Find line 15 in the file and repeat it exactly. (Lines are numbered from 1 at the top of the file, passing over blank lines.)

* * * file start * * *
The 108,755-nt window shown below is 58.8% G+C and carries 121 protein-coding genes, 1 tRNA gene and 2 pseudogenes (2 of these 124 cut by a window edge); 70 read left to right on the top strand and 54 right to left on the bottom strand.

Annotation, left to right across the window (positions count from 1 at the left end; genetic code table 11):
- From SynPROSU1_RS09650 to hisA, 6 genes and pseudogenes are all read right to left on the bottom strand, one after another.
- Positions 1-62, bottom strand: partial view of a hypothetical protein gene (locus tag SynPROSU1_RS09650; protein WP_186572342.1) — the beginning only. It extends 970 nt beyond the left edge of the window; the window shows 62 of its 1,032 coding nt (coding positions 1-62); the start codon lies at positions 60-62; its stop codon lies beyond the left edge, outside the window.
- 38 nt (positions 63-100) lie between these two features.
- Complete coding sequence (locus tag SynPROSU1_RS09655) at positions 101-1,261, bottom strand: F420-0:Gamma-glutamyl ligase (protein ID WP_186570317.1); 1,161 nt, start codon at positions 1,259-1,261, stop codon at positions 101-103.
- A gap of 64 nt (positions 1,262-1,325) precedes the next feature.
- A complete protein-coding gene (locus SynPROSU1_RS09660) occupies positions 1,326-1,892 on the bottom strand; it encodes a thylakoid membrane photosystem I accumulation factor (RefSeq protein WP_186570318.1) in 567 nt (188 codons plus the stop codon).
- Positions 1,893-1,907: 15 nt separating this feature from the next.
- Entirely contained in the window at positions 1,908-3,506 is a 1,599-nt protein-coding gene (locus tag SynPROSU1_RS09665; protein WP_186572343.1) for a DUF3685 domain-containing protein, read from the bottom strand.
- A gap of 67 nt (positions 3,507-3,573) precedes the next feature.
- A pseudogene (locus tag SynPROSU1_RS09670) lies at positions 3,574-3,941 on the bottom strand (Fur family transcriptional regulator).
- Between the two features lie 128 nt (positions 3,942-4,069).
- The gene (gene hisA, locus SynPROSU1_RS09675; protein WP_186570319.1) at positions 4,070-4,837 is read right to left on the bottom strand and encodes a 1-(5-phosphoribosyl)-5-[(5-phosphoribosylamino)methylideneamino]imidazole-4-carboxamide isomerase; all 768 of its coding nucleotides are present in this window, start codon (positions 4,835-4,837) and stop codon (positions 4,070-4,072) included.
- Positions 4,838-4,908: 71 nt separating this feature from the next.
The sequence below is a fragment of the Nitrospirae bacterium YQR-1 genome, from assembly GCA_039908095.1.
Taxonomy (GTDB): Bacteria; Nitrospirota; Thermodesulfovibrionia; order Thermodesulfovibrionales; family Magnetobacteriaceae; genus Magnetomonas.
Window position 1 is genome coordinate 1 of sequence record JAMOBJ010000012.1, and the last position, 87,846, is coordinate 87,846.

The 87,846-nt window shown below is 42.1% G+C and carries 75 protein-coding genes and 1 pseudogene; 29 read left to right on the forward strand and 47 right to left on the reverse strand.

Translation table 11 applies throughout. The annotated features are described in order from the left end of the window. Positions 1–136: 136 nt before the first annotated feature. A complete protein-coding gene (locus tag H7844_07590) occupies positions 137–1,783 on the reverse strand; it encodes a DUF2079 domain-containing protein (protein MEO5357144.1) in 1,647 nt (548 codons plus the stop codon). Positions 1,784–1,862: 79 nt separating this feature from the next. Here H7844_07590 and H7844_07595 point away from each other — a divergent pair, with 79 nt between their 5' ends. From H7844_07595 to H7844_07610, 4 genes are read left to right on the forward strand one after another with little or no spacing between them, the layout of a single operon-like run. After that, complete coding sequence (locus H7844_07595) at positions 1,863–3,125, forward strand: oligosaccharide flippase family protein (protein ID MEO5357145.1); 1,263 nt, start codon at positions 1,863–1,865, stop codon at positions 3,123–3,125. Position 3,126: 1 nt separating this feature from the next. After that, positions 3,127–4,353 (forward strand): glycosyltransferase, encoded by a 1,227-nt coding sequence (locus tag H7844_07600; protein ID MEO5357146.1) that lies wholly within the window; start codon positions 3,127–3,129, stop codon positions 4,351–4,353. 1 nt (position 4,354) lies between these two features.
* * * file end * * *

- Positions 4,838-4,908: 71 nt separating this feature from the next.